I first came across the term code switching from Brian Watson’s post on it last winter. I’ve thought about it a lot since then. Code switching “explains how many of us subtly, reflexively change how we express ourselves in different contexts.” This graphic of President Obama illustrates code switching really well, and NPR has an entire blog on code-switching.
I think of code switching as different expressions of the same personality, in the way that light can pass across a single, vast landscape to highlight and obscure at times different aspects of that landscape.
It’s natural to code switch somewhat between the professional and familial, or in speaking with peers versus the elderly and children. I’m not particularly good at code switching beyond those basic contexts. A risk is when the code switch is inauthentic, where someone essentially puts on airs and tries to signal they’re fluent with an attitude or lifestyle that’s alien to them. Like politicians suddenly inserting “y’all” into Southern speeches.
It’s interesting to think about code switching less as a reflexive or superficial change in mannerisms based on context, but instead along the lines of habitually learning more across a variety of fields, and being able to deploy that knowledge contextually and even cross-fertilize insights between experiences. I’m thinking of Robert Heinlein:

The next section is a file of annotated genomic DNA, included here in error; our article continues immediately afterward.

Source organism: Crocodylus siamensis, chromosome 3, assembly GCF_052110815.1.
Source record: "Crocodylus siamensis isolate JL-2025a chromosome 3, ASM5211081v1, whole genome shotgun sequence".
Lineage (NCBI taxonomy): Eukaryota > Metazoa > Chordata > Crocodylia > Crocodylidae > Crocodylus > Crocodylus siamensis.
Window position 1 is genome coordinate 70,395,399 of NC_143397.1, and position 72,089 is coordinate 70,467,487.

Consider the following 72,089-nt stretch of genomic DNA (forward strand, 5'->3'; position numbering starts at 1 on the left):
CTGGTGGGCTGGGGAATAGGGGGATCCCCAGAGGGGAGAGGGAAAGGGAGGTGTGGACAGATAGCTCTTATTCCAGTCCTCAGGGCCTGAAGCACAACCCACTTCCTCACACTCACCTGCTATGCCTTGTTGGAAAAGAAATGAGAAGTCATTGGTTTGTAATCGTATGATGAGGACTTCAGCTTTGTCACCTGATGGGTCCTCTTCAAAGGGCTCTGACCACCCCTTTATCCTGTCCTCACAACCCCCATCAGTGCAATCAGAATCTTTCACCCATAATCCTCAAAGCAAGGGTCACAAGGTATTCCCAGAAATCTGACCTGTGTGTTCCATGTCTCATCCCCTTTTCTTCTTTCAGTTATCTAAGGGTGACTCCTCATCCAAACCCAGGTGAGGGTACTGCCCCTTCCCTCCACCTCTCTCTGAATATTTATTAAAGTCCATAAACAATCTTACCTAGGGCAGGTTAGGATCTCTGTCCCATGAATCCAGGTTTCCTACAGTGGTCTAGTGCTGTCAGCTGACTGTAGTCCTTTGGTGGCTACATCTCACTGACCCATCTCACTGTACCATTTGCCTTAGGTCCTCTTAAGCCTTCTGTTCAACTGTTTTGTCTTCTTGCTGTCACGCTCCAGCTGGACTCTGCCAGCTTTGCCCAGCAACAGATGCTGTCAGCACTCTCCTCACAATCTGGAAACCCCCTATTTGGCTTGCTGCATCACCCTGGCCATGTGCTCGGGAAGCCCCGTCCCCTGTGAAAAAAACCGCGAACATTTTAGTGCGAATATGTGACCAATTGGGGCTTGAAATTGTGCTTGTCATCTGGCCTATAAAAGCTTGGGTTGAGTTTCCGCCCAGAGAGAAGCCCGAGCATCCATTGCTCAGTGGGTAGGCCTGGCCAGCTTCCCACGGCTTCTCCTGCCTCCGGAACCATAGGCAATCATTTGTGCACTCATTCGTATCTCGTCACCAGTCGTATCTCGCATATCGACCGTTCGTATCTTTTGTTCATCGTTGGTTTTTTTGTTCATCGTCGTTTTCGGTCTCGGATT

“A human being should be able to change a diaper, plan an invasion, butcher a hog, conn a ship, design a building, write a sonnet, balance accounts, build a wall, set a bone, comfort the dying, take orders, give orders, cooperate, act alone, solve equations, analyze a new problem, pitch manure, program a computer, cook a tasty meal, fight efficiently, die gallantly. Specialization is for insects.”
The fascinating code switch to me isn’t the handshake v. chest bump, but the ability to acquire foundational knowledge about Heinlein’s sort of fields, and identify the contexts where you can express that part of yourself.